I have said it before that technology has infiltrated all levels of our society. I have also mentioned “lifelong learning” on Twitter and previous blog entries too. Well, I just bought my parents an iPad and these two statements cannot be more true.
A little about my parents. They are the nicest, most modest and simple people. They have never had a lot but are comfortable. Dad is 86 and hard of hearing, Mom is 83, a cancer survivor so far. The highlights of their week is going for a few walks at the local track and a little food shopping. The average day has my dad reading the newspaper on his own from front to back, and mom watching tv.
As for technology, I gave them an old tower computer a few years back so my dad could check his email. It was all set up to open automatically and he was still very apprehensive, but he got the gist of it. Then the other day, he asked me to show him how to get on to YouTube. His piano teacher had asked him to watch a video to help him with his practice. I showed him how to type in YouTube’s site and then how to type in the search bar. I couldn’t help but to notice how difficult it was for him to move the mouse and place it on the bars to scroll pages. I had mentioned the iPad before and the apprehension came back. “No! No! No! What for? The buttons are too small. It is too much.” (It just so happens that a few days earlier I took my mom for a walk at the mall and had her try the iPad so I knew she was able to use it.) Being a poor listener, I went straight to the Apple Store and got them an iPad…I don’t even have one.
Just today, the second day they have had the iPad, they are already able to not only check their email but to compose as well. Email for them was only checking what their distant friends and relatives sent. In addition, they were able to open, close, and play with the apps that I loaded on for them. Then, the unthinkable happened. My mom was using an app to draw Chinese characters and then my dad pulled up beside her to interact and share in the experience. They together were going through the words, talking about whether they were simplified or traditional Chinese characters. What a sight. Then they closed that app and started in to the memory game and word search I also loaded on. It has also opened up a whole new world for them to learn about and be interested in…. the online world provided by one touch of the Google Bar. Being tennis fans, I had my mom open up YouTube to search videos on Roger Federer. She quickly said “No. I want to see Rafa Nadal!” This piece of tech has been worth every penny!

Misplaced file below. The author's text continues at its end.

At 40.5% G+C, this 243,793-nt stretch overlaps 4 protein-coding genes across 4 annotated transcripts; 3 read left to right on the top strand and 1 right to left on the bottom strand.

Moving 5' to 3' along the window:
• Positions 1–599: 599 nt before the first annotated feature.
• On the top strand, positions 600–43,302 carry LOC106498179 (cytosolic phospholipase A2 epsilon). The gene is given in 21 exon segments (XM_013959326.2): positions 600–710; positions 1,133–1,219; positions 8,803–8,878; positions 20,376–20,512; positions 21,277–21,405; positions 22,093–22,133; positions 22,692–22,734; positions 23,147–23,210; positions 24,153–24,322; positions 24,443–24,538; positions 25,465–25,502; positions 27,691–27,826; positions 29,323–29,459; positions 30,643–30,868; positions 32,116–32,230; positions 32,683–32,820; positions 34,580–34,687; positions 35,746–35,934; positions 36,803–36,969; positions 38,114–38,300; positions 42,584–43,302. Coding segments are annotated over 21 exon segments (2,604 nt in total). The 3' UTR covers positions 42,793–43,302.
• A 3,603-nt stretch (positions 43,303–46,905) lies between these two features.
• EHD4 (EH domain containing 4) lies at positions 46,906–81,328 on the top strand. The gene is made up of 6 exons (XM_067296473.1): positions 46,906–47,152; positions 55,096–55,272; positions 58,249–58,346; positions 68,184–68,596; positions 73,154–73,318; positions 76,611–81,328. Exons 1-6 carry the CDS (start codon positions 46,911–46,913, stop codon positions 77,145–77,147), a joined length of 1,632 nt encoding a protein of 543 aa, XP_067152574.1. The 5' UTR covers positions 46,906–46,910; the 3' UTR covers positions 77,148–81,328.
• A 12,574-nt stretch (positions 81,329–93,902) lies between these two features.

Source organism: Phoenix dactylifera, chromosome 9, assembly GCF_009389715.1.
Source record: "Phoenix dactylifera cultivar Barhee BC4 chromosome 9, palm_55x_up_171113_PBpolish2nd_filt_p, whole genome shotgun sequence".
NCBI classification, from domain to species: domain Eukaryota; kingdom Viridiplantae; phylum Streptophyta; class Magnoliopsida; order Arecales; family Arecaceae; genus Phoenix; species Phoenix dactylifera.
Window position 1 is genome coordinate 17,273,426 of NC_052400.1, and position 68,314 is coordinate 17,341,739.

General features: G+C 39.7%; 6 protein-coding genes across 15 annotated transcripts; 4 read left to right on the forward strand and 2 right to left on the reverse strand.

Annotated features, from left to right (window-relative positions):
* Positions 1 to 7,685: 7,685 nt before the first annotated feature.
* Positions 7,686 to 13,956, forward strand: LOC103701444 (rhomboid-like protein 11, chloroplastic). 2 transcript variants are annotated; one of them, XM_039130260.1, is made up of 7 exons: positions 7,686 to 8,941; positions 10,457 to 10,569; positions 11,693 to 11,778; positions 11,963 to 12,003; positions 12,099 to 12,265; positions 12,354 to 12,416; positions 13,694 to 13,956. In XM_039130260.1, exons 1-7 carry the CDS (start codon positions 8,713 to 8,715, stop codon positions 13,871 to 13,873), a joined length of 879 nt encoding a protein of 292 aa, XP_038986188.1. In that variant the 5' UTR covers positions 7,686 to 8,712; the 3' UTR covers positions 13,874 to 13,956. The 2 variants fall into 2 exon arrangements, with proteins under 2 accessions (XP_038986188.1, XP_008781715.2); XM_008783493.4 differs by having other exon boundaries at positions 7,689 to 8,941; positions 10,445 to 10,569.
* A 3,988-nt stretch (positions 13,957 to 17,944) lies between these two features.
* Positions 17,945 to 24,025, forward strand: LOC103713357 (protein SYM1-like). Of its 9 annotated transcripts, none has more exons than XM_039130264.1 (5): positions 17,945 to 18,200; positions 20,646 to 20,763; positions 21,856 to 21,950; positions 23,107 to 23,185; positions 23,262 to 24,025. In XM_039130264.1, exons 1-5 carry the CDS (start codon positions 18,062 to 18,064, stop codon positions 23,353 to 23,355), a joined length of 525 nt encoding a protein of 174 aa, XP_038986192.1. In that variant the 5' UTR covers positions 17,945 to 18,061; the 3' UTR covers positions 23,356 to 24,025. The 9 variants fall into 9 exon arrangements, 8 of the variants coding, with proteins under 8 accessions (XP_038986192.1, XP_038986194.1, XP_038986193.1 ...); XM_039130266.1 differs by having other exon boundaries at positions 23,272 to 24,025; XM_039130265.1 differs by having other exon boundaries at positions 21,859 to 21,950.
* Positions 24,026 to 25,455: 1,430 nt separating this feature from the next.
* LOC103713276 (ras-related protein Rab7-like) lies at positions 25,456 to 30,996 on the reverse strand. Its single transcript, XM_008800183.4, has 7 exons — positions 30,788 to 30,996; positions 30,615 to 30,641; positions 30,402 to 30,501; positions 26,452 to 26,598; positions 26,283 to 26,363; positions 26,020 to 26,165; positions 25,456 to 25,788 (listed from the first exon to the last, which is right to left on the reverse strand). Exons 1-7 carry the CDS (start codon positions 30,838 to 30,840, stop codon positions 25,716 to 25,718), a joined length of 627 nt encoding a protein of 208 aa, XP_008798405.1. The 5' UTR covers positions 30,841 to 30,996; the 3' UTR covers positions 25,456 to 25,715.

This experience has been an inspiration. It showed me that learning is indeed lifelong and that technology has infiltrated all levels of our society. I have watched my 3 and 5 year old nephews, and my elderly parents, use this piece of technology. As a teacher, it also shows me that it is human to want to learn, no matter the age of the student, despite the apprehension. As an educator, I intend to continue my mission to help anyone who wants to learn to find something to be interested in, or try my hardest to make whatever has to be learned interesting. Also, it is clear that technology can help me do that, so I will continue to use it in conjunction with what I also believe to be human: interaction.
And one more thing, before I left my parent’s house, my mom was hogging the iPad so I had to ask them: Do I need to get you BOTH one?
Thanks for reading and feel free to leave a comment.